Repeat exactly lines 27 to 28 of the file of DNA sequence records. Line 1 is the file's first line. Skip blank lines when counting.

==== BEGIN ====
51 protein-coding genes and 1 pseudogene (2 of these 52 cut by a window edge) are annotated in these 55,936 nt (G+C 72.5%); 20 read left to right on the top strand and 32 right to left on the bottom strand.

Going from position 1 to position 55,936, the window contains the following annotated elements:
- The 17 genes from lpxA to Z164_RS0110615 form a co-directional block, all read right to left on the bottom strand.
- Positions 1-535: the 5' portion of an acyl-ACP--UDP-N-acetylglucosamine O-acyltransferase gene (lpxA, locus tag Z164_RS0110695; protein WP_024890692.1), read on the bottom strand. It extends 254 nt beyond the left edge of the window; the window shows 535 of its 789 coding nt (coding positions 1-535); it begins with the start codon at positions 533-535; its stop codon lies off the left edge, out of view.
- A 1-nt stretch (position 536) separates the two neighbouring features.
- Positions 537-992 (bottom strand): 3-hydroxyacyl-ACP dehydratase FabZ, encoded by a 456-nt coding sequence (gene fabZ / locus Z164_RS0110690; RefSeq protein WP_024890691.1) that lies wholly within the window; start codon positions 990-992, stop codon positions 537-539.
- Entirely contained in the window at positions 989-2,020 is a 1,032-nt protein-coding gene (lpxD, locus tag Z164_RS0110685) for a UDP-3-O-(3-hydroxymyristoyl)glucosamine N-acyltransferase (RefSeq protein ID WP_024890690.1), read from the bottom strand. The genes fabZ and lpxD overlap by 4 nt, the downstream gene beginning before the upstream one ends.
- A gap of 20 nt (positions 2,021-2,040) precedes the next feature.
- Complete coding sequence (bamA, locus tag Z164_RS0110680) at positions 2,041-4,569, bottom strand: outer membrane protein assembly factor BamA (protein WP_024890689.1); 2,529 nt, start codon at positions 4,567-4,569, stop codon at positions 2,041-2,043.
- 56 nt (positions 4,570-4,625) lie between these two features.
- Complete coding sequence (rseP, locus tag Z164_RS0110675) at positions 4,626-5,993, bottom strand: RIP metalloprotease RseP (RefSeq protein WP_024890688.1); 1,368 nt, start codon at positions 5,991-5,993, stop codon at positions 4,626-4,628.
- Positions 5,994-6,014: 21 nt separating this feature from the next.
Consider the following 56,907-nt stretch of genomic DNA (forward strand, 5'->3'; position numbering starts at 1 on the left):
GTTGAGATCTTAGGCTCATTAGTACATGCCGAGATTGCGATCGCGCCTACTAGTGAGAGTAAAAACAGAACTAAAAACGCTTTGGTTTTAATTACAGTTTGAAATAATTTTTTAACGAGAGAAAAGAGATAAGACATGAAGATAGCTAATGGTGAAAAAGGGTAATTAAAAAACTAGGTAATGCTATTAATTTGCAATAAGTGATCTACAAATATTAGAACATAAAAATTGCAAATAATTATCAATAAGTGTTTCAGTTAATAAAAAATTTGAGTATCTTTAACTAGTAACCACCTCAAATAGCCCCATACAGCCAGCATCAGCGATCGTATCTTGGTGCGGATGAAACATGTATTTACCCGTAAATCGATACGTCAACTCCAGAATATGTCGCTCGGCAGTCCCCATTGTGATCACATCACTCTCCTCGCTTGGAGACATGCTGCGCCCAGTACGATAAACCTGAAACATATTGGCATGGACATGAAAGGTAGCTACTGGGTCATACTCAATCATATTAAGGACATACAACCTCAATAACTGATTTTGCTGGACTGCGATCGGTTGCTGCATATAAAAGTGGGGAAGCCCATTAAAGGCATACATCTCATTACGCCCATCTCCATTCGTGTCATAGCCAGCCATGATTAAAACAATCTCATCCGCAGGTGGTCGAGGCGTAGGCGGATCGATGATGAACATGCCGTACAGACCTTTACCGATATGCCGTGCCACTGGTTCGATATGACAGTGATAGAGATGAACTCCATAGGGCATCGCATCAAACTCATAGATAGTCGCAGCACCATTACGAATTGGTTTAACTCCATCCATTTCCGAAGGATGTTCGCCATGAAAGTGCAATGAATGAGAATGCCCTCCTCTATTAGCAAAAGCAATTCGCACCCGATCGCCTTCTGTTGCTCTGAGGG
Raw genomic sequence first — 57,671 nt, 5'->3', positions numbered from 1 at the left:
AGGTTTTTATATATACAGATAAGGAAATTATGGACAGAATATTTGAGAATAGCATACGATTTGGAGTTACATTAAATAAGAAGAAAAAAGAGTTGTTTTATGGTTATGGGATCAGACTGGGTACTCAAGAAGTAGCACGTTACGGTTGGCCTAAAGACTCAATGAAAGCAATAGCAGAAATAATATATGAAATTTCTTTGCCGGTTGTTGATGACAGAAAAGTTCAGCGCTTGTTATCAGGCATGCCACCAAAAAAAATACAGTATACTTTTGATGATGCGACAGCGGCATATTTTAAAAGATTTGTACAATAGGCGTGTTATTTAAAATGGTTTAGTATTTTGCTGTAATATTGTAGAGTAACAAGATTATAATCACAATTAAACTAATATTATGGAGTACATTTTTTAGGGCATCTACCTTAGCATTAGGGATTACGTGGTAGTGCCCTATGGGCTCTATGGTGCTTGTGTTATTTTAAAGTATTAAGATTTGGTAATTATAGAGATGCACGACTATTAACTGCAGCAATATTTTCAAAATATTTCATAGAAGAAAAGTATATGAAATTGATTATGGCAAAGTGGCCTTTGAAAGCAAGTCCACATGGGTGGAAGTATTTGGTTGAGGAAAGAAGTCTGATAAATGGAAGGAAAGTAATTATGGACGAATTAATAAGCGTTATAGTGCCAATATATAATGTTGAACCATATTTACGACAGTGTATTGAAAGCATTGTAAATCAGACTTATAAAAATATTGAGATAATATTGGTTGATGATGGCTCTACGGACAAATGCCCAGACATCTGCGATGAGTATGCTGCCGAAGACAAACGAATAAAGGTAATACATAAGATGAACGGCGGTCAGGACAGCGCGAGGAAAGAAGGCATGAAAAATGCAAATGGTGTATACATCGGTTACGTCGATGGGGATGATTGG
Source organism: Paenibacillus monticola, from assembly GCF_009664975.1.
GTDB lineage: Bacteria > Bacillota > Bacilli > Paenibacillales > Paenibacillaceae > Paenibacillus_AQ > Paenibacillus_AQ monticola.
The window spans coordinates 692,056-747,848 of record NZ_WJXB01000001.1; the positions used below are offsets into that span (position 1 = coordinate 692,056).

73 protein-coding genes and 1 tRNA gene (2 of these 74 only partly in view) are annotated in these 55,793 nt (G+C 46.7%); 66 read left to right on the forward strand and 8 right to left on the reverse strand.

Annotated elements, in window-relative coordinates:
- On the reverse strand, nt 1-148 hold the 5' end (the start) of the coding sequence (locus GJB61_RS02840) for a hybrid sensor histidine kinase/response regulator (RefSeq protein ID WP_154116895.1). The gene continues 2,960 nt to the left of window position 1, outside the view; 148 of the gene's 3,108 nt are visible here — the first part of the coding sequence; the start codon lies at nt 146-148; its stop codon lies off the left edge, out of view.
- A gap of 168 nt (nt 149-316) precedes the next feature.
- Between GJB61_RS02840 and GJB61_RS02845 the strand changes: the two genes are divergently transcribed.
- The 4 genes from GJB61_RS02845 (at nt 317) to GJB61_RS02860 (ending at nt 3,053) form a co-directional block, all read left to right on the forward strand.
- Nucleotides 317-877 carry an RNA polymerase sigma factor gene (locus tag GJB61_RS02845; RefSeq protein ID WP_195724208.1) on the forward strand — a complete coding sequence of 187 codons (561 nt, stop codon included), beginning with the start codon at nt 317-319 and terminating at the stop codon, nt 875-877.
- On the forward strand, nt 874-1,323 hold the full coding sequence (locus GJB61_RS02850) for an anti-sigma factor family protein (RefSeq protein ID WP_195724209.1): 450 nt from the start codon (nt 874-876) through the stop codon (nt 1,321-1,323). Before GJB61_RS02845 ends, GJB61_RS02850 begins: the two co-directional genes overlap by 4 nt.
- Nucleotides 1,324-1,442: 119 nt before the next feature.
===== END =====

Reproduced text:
- On the forward strand, nt 874-1,323 hold the full coding sequence (locus GJB61_RS02850) for an anti-sigma factor family protein (RefSeq protein ID WP_195724209.1): 450 nt from the start codon (nt 874-876) through the stop codon (nt 1,321-1,323). Before GJB61_RS02845 ends, GJB61_RS02850 begins: the two co-directional genes overlap by 4 nt.
- Nucleotides 1,324-1,442: 119 nt before the next feature.